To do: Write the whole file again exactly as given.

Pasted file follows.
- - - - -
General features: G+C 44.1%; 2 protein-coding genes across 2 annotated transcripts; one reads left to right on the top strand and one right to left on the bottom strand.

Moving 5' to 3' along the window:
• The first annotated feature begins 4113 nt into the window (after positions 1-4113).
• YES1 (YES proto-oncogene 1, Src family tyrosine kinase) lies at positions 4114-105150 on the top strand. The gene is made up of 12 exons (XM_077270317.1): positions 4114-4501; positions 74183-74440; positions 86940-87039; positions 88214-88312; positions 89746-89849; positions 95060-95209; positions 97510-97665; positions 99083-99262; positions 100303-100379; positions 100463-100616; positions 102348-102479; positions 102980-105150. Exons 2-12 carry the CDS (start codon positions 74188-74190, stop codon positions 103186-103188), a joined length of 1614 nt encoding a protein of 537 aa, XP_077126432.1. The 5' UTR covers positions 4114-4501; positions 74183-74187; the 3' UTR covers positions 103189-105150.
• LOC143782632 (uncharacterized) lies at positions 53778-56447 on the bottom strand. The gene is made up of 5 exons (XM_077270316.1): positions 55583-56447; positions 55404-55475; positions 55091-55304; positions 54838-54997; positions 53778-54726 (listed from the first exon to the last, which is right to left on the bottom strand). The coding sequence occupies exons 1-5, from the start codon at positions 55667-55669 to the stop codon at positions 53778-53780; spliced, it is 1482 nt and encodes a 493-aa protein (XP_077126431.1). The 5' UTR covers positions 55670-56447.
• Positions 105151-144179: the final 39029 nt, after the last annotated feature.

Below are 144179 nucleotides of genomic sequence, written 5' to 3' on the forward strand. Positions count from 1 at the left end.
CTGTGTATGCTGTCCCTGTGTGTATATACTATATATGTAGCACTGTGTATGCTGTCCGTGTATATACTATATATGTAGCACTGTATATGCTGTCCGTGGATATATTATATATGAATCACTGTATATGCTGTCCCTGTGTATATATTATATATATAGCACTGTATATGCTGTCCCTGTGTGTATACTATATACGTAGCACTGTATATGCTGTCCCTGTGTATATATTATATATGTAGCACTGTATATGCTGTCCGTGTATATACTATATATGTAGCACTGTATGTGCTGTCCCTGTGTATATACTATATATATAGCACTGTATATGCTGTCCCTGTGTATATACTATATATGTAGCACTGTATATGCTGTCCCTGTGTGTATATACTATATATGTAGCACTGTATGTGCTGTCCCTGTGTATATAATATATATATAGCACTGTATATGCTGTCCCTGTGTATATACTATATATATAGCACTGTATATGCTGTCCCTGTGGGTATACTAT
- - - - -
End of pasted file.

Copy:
General features: G+C 44.1%; 2 protein-coding genes across 2 annotated transcripts; one reads left to right on the top strand and one right to left on the bottom strand.

Moving 5' to 3' along the window:
• The first annotated feature begins 4113 nt into the window (after positions 1-4113).
• YES1 (YES proto-oncogene 1, Src family tyrosine kinase) lies at positions 4114-105150 on the top strand. The gene is made up of 12 exons (XM_077270317.1): positions 4114-4501; positions 74183-74440; positions 86940-87039; positions 88214-88312; positions 89746-89849; positions 95060-95209; positions 97510-97665; positions 99083-99262; positions 100303-100379; positions 100463-100616; positions 102348-102479; positions 102980-105150. Exons 2-12 carry the CDS (start codon positions 74188-74190, stop codon positions 103186-103188), a joined length of 1614 nt encoding a protein of 537 aa, XP_077126432.1. The 5' UTR covers positions 4114-4501; positions 74183-74187; the 3' UTR covers positions 103189-105150.
• LOC143782632 (uncharacterized) lies at positions 53778-56447 on the bottom strand. The gene is made up of 5 exons (XM_077270316.1): positions 55583-56447; positions 55404-55475; positions 55091-55304; positions 54838-54997; positions 53778-54726 (listed from the first exon to the last, which is right to left on the bottom strand). The coding sequence occupies exons 1-5, from the start codon at positions 55667-55669 to the stop codon at positions 53778-53780; spliced, it is 1482 nt and encodes a 493-aa protein (XP_077126431.1). The 5' UTR covers positions 55670-56447.
• Positions 105151-144179: the final 39029 nt, after the last annotated feature.

Below are 144179 nucleotides of genomic sequence, written 5' to 3' on the forward strand. Positions count from 1 at the left end.
CTGTGTATGCTGTCCCTGTGTGTATATACTATATATGTAGCACTGTGTATGCTGTCCGTGTATATACTATATATGTAGCACTGTATATGCTGTCCGTGGATATATTATATATGAATCACTGTATATGCTGTCCCTGTGTATATATTATATATATAGCACTGTATATGCTGTCCCTGTGTGTATACTATATACGTAGCACTGTATATGCTGTCCCTGTGTATATATTATATATGTAGCACTGTATATGCTGTCCGTGTATATACTATATATGTAGCACTGTATGTGCTGTCCCTGTGTATATACTATATATATAGCACTGTATATGCTGTCCCTGTGTATATACTATATATGTAGCACTGTATATGCTGTCCCTGTGTGTATATACTATATATGTAGCACTGTATGTGCTGTCCCTGTGTATATAATATATATATAGCACTGTATATGCTGTCCCTGTGTATATACTATATATATAGCACTGTATATGCTGTCCCTGTGGGTATACTAT